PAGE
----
Nigel Hewitt wrote:I always worry that the wind tunnel image, although useful gives a wrong impression. The air isn't flowing over the wing, it was just sitting there, minding its own business when this wing rushed past and threw it about. Yes, we know that on short scales there is no difference between who is moving but lift and drag make more 'sense' when you look at what you leave behind. Air has been accelerated forwards, 'dragged' along by the wing and accelerated downwards 'lifting' the aerofoil. It will all settle down in time and get back to what ever it was doing before but we have extracted some mass times acceleration style forces from it as we passed.

The whole 'how far does the air travel?' question is a fallacy that comes from this image. The air isn't flowing over the wing. It is being pushed out of the way and accelerated. The air that goes over the wing and the air that goes under it were once adjacent but have now been pushed apart and have no interest in getting back together. The air going over the wing is not 'going faster', the air under the wing is just being dragged along more and accelerated.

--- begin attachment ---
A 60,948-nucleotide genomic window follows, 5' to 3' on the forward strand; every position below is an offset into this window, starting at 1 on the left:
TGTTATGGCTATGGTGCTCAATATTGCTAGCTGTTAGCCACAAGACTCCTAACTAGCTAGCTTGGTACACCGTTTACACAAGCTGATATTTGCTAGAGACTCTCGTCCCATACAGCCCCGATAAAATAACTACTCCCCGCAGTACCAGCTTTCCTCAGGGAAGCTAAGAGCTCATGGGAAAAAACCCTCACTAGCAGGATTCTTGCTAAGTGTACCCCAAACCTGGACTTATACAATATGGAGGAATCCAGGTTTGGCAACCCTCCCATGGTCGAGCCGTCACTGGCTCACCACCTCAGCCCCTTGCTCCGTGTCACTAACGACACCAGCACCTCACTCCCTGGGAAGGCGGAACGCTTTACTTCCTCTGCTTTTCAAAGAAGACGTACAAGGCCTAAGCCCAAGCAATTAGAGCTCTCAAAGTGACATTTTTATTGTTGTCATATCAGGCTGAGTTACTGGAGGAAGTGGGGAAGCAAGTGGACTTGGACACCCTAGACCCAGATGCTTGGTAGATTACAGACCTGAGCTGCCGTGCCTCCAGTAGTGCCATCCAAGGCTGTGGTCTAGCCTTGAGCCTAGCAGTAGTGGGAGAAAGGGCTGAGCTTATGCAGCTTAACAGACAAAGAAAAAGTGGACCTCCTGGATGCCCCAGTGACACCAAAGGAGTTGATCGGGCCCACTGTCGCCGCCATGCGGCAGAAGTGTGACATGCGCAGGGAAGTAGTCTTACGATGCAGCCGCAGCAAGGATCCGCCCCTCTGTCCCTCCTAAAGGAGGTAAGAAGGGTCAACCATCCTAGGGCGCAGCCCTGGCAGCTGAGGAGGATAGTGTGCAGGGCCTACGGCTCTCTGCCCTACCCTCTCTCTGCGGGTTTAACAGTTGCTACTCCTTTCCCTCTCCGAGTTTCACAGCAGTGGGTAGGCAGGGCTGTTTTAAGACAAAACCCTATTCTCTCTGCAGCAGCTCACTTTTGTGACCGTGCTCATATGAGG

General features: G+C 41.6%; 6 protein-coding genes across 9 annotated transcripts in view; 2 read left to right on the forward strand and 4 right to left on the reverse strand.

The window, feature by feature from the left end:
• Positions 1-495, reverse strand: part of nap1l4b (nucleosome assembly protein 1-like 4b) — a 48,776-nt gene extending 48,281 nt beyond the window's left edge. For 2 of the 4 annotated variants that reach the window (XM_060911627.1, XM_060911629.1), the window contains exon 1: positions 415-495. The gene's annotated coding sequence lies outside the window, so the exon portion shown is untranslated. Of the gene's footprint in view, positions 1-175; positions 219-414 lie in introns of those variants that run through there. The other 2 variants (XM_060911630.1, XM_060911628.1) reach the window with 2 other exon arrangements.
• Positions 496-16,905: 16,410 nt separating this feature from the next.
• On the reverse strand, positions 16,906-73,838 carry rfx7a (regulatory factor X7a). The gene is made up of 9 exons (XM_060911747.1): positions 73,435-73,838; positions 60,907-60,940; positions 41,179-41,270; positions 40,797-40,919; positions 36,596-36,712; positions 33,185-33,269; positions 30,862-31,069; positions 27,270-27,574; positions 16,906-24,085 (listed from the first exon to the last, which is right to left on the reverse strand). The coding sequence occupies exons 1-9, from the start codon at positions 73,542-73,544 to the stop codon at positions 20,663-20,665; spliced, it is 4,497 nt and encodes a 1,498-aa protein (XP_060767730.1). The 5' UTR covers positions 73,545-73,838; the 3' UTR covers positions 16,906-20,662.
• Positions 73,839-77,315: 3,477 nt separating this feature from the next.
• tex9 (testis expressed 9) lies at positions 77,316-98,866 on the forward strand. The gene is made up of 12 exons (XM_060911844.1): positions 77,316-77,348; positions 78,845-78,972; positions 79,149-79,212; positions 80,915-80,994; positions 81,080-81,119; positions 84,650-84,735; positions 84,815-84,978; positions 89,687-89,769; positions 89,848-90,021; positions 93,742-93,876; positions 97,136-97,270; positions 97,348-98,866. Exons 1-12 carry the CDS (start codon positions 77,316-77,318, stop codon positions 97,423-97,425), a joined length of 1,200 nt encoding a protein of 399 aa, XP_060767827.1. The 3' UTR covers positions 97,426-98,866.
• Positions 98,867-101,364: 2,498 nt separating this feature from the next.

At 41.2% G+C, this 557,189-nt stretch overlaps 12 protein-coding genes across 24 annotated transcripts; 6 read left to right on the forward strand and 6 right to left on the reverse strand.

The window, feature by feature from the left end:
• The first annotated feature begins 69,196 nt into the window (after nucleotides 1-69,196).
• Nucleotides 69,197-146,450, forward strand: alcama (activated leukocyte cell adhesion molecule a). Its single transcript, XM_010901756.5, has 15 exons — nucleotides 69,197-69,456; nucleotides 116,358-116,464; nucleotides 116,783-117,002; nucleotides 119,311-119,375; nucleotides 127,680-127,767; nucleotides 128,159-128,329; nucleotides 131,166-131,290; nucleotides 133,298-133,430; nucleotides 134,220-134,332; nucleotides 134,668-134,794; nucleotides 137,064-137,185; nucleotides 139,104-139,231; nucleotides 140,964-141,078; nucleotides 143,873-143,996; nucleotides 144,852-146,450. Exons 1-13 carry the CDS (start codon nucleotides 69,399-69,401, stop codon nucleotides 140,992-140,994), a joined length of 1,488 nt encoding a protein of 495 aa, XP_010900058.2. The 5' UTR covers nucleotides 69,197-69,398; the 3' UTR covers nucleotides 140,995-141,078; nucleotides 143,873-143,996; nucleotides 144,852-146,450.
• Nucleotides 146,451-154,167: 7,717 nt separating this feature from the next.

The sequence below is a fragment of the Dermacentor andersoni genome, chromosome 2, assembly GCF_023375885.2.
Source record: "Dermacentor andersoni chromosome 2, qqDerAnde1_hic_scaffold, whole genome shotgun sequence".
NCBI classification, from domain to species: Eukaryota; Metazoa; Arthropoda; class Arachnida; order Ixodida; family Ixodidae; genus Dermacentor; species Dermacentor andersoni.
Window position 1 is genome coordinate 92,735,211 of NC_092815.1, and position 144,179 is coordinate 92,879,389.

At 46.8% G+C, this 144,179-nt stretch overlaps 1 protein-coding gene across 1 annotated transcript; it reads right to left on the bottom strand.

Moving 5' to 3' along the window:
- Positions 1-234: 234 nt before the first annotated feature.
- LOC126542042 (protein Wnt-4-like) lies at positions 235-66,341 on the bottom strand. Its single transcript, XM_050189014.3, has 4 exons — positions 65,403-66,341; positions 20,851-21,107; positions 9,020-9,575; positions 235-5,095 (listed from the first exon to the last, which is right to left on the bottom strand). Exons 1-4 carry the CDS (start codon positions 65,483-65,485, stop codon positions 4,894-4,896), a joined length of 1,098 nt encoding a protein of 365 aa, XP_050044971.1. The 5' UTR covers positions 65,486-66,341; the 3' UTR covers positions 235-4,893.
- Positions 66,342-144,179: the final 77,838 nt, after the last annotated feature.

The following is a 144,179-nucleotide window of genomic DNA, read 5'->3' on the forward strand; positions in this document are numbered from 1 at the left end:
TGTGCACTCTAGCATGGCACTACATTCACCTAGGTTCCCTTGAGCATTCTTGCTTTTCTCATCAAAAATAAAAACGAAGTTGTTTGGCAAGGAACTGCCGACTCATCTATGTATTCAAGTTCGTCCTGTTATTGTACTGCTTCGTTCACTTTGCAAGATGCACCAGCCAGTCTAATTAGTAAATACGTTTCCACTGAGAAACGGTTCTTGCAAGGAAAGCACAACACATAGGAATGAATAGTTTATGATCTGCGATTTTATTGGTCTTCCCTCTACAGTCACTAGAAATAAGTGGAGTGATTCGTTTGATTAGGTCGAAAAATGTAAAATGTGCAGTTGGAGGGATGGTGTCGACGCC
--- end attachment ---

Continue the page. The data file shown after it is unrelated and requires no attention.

I'm not sure what is a good image to help understand it. We humans tend to apply our simple world ideas to complicated things like this and even as a time served physicist I catch myself doing it at times. Looking at the pressure tells you where the lift comes from and the pressure tells the air how to move.
I like your way of looking at this.

I especially like your last phrase. It's kind of like the really simple explanation of The General Theory of Relativity, "Mass tells space how to 'bend'; 'bent' space tells mass how to move".

Fun stuff to talk about . . .

Doug
By ksglider
#397926
SeeMarkFly;
SeeMarkFly wrote:How about if you suck the air off the top of the wing?

[youtube]
[/youtube]
Look up the topic of the Custer Channel Wing. Very interesting concepts from the 1950's. As I remember, there was a BIG increase in lift at very low speeds, but LARGE drag at cruise speeds.